In cooperation with freight-matching leader TransCore, we highlight the nation’s three hottest states – those where the outbound load-to-truck imbalance is most in favor of the carrier. We then pair these states with market rate data to identify the three best outbound paying lanes by each of the three most popular equipment types – van, reefer and flatbed. And like the three origin states, all of the destination states have positive load-to-truck ratios. Load-to-truck ratio and market rate data are courtesy of TransCore. The goal is to highlight not only the best states for spot-market freight but also the best outbound opportunities from those states.


NTSB to FMCSA: Tighten rules on logs
Safety watchdog calls for universal EOBRs

In response to a July 2004 multiple-vehicle rear-end collision in a construction zone, the National Transportation Safety Board on Dec. 17 recommended that the Federal Motor Carrier Safety Administration require interstate carriers to use electronic onboard recorders (EOBRs) to monitor compliance with hours-of-service regulations and to take measures in the interim to prevent log tampering and submission of false logs.

Specifically, NTSB Chairman Mark Rosenker recommended that FMCSA require motor carriers to create and maintain audit control systems that include, at a minimum, the retention of all original and corrected paper logs and the use of bound and sequentially numbered logs.

NTSB determined that the probable cause of the crash on Interstate 94 near Chelsea, Mich., was a truck driver’s failure to stop upon encountering traffic congestion in a temporary traffic control zone – likely due to a reduced state of alertness associated with failure to obtain adequate rest. Using Global Positioning System data from the driver’s employer, Grand Rapids, Mich.-based Equity Transportation Co., NTSB investigators concluded that the driver had been on duty continuously for 19.75 hours, driving almost 14 cumulative hours during that time.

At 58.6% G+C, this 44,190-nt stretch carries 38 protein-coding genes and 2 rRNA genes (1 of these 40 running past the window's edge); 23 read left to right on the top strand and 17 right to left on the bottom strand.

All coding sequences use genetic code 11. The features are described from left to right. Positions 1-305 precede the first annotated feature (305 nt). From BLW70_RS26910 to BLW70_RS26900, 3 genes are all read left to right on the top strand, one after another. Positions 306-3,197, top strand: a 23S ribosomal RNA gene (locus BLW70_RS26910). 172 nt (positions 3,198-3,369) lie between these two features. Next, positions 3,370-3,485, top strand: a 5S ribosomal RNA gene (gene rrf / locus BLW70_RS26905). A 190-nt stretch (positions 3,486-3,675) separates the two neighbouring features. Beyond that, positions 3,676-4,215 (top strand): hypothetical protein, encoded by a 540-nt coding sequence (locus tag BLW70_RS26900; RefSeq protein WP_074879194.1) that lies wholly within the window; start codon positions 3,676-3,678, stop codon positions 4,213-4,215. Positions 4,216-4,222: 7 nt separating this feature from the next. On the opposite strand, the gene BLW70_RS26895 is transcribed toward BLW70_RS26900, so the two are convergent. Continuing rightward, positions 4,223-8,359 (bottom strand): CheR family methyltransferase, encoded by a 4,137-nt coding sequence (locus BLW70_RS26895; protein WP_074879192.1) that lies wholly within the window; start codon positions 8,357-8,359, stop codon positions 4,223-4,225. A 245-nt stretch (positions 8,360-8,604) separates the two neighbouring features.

Contributing to the accident were Equity Transportation Co.’s insufficient regard for, and oversight of, driver compliance with hours-of-service regulations and FMCSA’s failure to require tamperproof driver logs, Rosenker told FMCSA Administrator John Hill. Another contributor was the Michigan Department of Transportation’s failure to conduct a merge traffic capacity analysis as part of a bridge rehabilitation project, Rosenker said.

Commenting on FMCSA’s current proposal to require EOBRs only on those carriers with a pattern of violations, Rosenker noted that Equity would not be considered a pattern violator under the plan since it consistently has received satisfactory ratings prior to and since the compliance review triggered by the July 2004 accident.

“In light of deficiencies in the FMCSA motor carrier compliance review program, the Safety Board does not believe that the FMCSA has the resources or processes necessary to identify and discipline all carriers and drivers who are pattern violators of the hours-of-service regulations,” Rosenker told Hill. “Consequently, a program to impose EOBRs on pattern violators that relies on the current compliance review program to identify such carriers seems unlikely to be successful.”

Rosenker noted the financial and regulatory incentives that FMCSA is proposing to encourage motor carriers to install EOBRs voluntarily. “However, the Safety Board is unconvinced that these incentives are sufficient to override the financial motivation that pattern violators have for continuing to circumvent hours-of-service regulations and to not use EOBRs for tracking hours of service.”


Last chance for Fleet Graphics Awards
The deadline for the 2008 Commercial Fleet Graphics Awards – co-sponsored by the National Private Truck Council and Commercial Carrier Journal – is Thursday, Jan. 31. All entries must be postmarked or e-mailed by that date. For a copy of the 2008 entry form and official rules, go to www.ccjmagazine.com and click on the Fleet Graphics tab under CCJ Special Features.